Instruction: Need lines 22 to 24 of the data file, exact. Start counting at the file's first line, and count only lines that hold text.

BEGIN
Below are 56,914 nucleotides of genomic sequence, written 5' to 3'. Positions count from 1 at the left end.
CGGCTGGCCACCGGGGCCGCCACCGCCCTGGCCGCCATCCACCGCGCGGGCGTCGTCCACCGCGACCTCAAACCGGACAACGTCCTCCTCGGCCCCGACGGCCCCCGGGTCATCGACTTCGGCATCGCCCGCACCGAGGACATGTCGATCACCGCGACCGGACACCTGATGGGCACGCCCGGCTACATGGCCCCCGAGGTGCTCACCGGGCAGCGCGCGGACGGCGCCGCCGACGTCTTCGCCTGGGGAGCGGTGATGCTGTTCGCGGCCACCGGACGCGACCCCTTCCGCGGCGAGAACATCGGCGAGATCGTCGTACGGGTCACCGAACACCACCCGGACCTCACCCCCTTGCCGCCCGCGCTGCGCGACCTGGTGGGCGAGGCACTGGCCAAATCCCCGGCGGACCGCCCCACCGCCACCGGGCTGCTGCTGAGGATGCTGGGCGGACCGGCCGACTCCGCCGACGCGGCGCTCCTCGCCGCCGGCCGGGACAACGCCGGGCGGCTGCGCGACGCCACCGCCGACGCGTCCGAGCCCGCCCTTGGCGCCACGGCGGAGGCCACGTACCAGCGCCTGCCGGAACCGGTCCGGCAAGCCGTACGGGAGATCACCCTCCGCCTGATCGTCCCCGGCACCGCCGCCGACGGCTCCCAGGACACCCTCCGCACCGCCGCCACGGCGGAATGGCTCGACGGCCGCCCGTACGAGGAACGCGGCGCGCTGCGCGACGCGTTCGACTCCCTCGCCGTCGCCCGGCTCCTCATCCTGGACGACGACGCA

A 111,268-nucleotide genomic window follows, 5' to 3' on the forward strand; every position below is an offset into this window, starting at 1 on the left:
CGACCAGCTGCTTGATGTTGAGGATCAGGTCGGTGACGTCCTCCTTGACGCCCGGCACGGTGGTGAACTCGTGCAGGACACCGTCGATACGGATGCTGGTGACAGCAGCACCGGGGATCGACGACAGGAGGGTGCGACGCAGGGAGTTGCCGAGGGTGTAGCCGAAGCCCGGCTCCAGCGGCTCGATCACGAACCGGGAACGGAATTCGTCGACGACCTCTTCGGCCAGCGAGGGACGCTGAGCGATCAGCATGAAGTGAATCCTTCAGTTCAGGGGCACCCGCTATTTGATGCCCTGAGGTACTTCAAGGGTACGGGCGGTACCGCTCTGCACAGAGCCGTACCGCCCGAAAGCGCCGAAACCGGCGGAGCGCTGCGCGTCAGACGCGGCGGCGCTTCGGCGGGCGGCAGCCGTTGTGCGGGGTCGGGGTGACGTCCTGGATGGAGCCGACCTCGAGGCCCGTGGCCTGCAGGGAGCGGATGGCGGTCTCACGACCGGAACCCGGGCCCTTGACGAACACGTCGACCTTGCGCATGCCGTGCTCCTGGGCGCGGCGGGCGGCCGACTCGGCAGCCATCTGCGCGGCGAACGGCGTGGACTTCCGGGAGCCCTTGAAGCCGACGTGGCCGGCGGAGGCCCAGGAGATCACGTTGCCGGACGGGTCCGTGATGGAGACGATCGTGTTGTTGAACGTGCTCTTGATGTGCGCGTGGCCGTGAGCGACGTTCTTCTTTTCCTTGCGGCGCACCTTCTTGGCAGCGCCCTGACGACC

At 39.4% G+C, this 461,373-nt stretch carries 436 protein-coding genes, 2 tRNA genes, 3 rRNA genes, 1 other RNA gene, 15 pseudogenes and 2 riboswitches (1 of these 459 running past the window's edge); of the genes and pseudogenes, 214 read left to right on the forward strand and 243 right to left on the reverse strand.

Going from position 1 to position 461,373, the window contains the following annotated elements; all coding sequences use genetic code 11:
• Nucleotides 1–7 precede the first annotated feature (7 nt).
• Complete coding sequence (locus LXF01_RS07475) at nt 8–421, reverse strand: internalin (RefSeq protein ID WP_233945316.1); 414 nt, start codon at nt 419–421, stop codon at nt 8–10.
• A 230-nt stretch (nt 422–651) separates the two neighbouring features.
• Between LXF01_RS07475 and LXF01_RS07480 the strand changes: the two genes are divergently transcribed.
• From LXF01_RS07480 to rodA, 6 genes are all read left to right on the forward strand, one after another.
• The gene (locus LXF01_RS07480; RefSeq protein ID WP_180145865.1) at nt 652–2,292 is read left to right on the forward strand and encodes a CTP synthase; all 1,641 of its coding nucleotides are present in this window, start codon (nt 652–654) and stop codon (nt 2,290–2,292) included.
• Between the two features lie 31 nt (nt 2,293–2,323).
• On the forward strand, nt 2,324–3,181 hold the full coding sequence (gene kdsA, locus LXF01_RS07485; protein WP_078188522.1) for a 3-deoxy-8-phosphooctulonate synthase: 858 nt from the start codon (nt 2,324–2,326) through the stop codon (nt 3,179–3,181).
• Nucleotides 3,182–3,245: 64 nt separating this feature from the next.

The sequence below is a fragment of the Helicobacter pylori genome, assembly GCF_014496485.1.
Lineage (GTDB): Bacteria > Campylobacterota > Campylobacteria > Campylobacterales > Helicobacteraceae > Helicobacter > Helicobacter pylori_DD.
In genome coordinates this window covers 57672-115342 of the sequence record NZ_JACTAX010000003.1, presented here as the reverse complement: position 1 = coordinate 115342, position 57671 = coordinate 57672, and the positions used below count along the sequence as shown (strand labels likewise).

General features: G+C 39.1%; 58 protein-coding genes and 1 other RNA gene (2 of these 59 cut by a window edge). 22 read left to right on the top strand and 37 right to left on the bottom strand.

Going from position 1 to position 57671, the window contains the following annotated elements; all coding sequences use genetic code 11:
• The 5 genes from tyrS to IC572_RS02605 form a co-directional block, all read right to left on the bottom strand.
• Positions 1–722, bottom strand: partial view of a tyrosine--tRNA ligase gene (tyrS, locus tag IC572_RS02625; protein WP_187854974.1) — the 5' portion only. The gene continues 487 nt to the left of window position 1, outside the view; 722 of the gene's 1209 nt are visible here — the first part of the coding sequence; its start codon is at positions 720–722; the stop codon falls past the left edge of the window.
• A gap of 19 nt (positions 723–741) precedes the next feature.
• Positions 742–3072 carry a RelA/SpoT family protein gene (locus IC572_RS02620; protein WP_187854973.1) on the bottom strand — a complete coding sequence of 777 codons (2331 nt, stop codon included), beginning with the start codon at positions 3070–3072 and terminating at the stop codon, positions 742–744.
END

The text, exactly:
• Positions 1–722, bottom strand: partial view of a tyrosine--tRNA ligase gene (tyrS, locus tag IC572_RS02625; protein WP_187854974.1) — the 5' portion only. The gene continues 487 nt to the left of window position 1, outside the view; 722 of the gene's 1209 nt are visible here — the first part of the coding sequence; its start codon is at positions 720–722; the stop codon falls past the left edge of the window.
• A gap of 19 nt (positions 723–741) precedes the next feature.
• Positions 742–3072 carry a RelA/SpoT family protein gene (locus IC572_RS02620; protein WP_187854973.1) on the bottom strand — a complete coding sequence of 777 codons (2331 nt, stop codon included), beginning with the start codon at positions 3070–3072 and terminating at the stop codon, positions 742–744.